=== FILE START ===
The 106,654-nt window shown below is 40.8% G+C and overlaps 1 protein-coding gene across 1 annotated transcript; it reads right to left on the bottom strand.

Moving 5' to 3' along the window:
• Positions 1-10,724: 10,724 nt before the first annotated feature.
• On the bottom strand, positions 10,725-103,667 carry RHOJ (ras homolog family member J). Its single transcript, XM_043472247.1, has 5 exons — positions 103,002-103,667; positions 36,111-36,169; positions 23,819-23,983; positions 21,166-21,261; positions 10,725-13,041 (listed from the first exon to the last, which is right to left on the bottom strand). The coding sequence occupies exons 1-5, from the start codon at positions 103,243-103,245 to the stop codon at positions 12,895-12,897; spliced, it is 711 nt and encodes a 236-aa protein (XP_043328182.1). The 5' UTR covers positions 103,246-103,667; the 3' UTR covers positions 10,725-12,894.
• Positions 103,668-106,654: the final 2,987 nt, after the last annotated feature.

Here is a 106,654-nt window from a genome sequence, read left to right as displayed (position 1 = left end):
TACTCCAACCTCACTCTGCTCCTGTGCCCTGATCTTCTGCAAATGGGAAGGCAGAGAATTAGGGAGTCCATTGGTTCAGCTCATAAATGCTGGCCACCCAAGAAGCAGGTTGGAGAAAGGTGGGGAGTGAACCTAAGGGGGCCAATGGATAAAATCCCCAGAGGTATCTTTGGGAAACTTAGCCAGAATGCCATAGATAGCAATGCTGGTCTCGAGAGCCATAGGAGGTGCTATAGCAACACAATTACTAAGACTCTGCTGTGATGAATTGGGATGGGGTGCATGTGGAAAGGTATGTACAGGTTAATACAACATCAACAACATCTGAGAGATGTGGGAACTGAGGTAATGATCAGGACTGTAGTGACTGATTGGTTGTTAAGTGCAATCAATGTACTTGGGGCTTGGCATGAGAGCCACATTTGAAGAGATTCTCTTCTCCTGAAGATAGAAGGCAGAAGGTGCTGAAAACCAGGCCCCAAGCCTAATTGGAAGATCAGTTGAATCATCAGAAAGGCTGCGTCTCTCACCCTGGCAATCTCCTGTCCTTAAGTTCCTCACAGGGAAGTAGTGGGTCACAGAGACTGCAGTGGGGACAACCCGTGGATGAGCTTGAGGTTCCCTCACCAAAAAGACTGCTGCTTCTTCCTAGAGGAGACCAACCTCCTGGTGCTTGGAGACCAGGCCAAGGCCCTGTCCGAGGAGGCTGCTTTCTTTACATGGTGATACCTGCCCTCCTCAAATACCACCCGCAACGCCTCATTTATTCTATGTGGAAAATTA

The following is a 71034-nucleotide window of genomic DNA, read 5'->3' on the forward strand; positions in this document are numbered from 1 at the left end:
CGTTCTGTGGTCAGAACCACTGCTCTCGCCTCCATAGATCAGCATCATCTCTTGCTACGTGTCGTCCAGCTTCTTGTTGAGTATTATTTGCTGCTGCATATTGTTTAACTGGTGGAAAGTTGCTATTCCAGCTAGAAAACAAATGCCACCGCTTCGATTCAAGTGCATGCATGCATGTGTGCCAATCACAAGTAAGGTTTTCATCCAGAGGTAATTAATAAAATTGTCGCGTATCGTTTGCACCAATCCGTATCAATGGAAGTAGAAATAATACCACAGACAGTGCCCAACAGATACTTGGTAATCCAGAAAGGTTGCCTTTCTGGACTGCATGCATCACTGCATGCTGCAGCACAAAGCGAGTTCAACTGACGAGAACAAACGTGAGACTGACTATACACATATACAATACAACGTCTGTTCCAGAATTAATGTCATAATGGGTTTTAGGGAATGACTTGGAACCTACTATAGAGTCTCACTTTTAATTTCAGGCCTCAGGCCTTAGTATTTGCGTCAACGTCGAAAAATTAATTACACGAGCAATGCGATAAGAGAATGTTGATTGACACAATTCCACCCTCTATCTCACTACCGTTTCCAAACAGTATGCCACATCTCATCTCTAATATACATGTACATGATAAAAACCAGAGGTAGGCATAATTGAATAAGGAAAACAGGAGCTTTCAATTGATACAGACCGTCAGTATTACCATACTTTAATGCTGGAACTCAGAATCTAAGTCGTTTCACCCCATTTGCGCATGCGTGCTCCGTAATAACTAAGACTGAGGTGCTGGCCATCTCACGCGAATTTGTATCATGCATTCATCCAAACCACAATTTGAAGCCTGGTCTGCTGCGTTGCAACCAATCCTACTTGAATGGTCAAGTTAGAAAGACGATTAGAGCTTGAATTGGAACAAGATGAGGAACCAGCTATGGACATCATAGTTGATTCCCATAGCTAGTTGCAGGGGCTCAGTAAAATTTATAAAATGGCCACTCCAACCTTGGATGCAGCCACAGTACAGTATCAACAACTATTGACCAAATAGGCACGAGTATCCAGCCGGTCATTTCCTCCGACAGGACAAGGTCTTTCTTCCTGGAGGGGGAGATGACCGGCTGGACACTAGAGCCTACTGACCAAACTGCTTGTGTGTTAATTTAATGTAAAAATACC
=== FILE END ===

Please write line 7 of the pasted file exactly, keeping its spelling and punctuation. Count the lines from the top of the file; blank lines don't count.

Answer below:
TACTCCAACCTCACTCTGCTCCTGTGCCCTGATCTTCTGCAAATGGGAAGGCAGAGAATTAGGGAGTCCATTGGTTCAGCTCATAAATGCTGGCCACCCAAGAAGCAGGTTGGAGAAAGGTGGGGAGTGAACCTAAGGGGGCCAATGGATAAAATCCCCAGAGGTATCTTTGGGAAACTTAGCCAGAATGCCATAGATAGCAATGCTGGTCTCGAGAGCCATAGGAGGTGCTATAGCAACACAATTACTAAGACTCTGCTGTGATGAATTGGGATGGGGTGCATGTGGAAAGGTATGTACAGGTTAATACAACATCAACAACATCTGAGAGATGTGGGAACTGAGGTAATGATCAGGACTGTAGTGACTGATTGGTTGTTAAGTGCAATCAATGTACTTGGGGCTTGGCATGAGAGCCACATTTGAAGAGATTCTCTTCTCCTGAAGATAGAAGGCAGAAGGTGCTGAAAACCAGGCCCCAAGCCTAATTGGAAGATCAGTTGAATCATCAGAAAGGCTGCGTCTCTCACCCTGGCAATCTCCTGTCCTTAAGTTCCTCACAGGGAAGTAGTGGGTCACAGAGACTGCAGTGGGGACAACCCGTGGATGAGCTTGAGGTTCCCTCACCAAAAAGACTGCTGCTTCTTCCTAGAGGAGACCAACCTCCTGGTGCTTGGAGACCAGGCCAAGGCCCTGTCCGAGGAGGCTGCTTTCTTTACATGGTGATACCTGCCCTCCTCAAATACCACCCGCAACGCCTCATTTATTCTATGTGGAAAATTA